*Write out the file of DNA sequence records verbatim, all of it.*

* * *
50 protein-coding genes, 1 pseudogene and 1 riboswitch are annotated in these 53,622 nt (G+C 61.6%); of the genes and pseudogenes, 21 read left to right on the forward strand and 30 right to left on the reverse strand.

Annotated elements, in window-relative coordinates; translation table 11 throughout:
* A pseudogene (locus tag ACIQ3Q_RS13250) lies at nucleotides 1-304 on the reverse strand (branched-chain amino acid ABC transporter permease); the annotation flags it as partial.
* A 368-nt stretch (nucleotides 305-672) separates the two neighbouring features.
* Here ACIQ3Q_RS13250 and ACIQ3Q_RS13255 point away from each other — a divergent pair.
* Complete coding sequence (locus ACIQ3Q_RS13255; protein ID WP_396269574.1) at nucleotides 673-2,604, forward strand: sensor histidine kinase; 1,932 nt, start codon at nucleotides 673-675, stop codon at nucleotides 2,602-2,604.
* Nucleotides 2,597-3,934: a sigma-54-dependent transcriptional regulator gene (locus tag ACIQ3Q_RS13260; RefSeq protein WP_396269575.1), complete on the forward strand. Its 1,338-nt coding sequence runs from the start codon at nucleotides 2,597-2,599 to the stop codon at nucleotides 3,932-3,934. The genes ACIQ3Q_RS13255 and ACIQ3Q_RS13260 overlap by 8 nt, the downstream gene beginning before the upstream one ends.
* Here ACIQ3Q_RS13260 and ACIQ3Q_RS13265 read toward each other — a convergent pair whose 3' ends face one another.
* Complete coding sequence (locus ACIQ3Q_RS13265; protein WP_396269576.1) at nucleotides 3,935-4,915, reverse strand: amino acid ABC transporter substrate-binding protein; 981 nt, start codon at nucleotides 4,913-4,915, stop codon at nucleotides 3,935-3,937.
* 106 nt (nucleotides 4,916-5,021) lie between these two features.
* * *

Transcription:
50 protein-coding genes, 1 pseudogene and 1 riboswitch are annotated in these 53,622 nt (G+C 61.6%); of the genes and pseudogenes, 21 read left to right on the forward strand and 30 right to left on the reverse strand.

Annotated elements, in window-relative coordinates; translation table 11 throughout:
* A pseudogene (locus tag ACIQ3Q_RS13250) lies at nucleotides 1-304 on the reverse strand (branched-chain amino acid ABC transporter permease); the annotation flags it as partial.
* A 368-nt stretch (nucleotides 305-672) separates the two neighbouring features.
* Here ACIQ3Q_RS13250 and ACIQ3Q_RS13255 point away from each other — a divergent pair.
* Complete coding sequence (locus ACIQ3Q_RS13255; protein ID WP_396269574.1) at nucleotides 673-2,604, forward strand: sensor histidine kinase; 1,932 nt, start codon at nucleotides 673-675, stop codon at nucleotides 2,602-2,604.
* Nucleotides 2,597-3,934: a sigma-54-dependent transcriptional regulator gene (locus tag ACIQ3Q_RS13260; RefSeq protein WP_396269575.1), complete on the forward strand. Its 1,338-nt coding sequence runs from the start codon at nucleotides 2,597-2,599 to the stop codon at nucleotides 3,932-3,934. The genes ACIQ3Q_RS13255 and ACIQ3Q_RS13260 overlap by 8 nt, the downstream gene beginning before the upstream one ends.
* Here ACIQ3Q_RS13260 and ACIQ3Q_RS13265 read toward each other — a convergent pair whose 3' ends face one another.
* Complete coding sequence (locus ACIQ3Q_RS13265; protein WP_396269576.1) at nucleotides 3,935-4,915, reverse strand: amino acid ABC transporter substrate-binding protein; 981 nt, start codon at nucleotides 4,913-4,915, stop codon at nucleotides 3,935-3,937.
* 106 nt (nucleotides 4,916-5,021) lie between these two features.